Coffee Talk: Mary Mary Joins Stevie Wonder In Florida Boycott
Michael Rowe

See why we’re adding cream to our coffee:

Mary Mary has decided to join Stevie Wonder in his efforts to boycott the state of Florida following George Zimmerman’s acquittal. “We will stand with Stevie Wonder & boycott Florida until the Stand Your Ground Law is changed,” the pair wrote on their Twitter account. “We love our fans but we MUST do something. We understand that a No from us isn’t as big as a ‘No’ from Stevie Wonder, but if all our voices join together we can REALLY change things.” The gospel singers announced their refusal to support Florida only four days after Stevie Wonder said he would never again perform in Florida or any state that practices the Stand Your Ground law until the law is overturned. [Hellobeautiful]

•Kelly Rowland just inked a deal as the newest face of Jaguar and she’s set to endorse the  new Jaguar F-Type series. The 32-year-old singer recently shot a commercial for her first promotion of the vehicle and took to her social networks to give fans an inside look into the taping. “Cruisin in my #F-type @jaguarUSA! Shooting commercial late miami nights The jag is everything! Supersexy,” Rowland tweeted. She also posted several photos from the set on her Instagram. Rowland is all about business lately as she’s also the newest X-Factor judge and she recently penned deals with TW Steel luxury watches and Sean John’s “Empress” perfume.[That Grape Juice]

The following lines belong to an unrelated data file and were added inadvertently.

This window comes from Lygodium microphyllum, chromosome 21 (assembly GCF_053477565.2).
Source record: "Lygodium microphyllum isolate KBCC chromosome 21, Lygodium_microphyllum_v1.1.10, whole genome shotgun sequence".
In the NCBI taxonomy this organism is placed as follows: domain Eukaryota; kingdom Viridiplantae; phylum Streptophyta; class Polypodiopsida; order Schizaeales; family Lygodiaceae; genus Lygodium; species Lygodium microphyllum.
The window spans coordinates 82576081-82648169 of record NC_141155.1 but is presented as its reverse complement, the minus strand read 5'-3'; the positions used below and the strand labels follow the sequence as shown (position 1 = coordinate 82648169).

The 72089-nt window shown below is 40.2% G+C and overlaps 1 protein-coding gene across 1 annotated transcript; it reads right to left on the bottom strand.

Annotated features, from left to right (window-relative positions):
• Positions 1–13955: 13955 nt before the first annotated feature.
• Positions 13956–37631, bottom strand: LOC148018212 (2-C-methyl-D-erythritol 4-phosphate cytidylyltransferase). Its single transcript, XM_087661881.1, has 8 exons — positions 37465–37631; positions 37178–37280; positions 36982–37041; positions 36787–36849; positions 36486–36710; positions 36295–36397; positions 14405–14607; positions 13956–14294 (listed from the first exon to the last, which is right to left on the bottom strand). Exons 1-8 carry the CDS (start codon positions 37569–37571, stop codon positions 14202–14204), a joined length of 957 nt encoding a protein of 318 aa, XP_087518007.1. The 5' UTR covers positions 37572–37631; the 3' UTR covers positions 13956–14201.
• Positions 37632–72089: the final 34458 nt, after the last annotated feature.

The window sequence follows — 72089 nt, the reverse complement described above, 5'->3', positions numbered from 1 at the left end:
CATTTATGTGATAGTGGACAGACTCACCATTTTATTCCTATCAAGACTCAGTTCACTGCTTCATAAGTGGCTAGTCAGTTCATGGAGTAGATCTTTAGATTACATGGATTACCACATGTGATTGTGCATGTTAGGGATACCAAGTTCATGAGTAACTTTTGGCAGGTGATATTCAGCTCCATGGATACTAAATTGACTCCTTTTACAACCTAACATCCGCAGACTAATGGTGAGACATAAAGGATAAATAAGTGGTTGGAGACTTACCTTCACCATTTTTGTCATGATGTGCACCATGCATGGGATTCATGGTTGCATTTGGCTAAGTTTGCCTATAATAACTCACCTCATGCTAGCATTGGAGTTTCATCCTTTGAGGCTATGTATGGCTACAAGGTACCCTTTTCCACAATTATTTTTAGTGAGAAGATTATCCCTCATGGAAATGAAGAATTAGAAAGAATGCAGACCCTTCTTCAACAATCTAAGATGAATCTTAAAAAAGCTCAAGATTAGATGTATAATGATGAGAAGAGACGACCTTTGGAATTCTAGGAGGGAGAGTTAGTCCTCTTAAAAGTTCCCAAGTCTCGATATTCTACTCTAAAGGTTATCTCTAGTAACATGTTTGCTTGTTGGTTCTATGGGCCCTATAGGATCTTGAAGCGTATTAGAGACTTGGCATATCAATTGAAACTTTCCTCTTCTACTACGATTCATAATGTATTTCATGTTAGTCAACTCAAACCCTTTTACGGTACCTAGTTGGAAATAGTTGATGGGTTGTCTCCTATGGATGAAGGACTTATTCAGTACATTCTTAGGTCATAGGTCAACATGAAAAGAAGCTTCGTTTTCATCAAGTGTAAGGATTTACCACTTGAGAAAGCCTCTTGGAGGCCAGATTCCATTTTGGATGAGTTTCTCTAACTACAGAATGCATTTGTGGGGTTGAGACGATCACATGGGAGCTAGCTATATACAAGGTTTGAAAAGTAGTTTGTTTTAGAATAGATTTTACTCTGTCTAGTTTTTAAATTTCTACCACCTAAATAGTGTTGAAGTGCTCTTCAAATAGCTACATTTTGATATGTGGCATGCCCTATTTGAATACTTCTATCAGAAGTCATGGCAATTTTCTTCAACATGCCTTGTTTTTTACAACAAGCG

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•Detroit filed the largest municipal bankruptcy in U.S. history on Thursday. Creditors of Michigan’s largest city are set to experience substantial losses if a federal judge approves the filing. Michigan Governor Rick Snyder said in a letter presented with the Chapter 9 filing that he believes bankruptcy was the only option for Detroit. “Detroit simply cannot raise enough revenue to meet its current obligations, and that is a situation that is only projected to get worse absent a bankruptcy filing,” wrote Snyder. The filing could now mean huge layoffs for municipal workers, raising fees on public services like trash collection and selling off large assets to help work towards mending the city’s woes. [Chicago Tribune]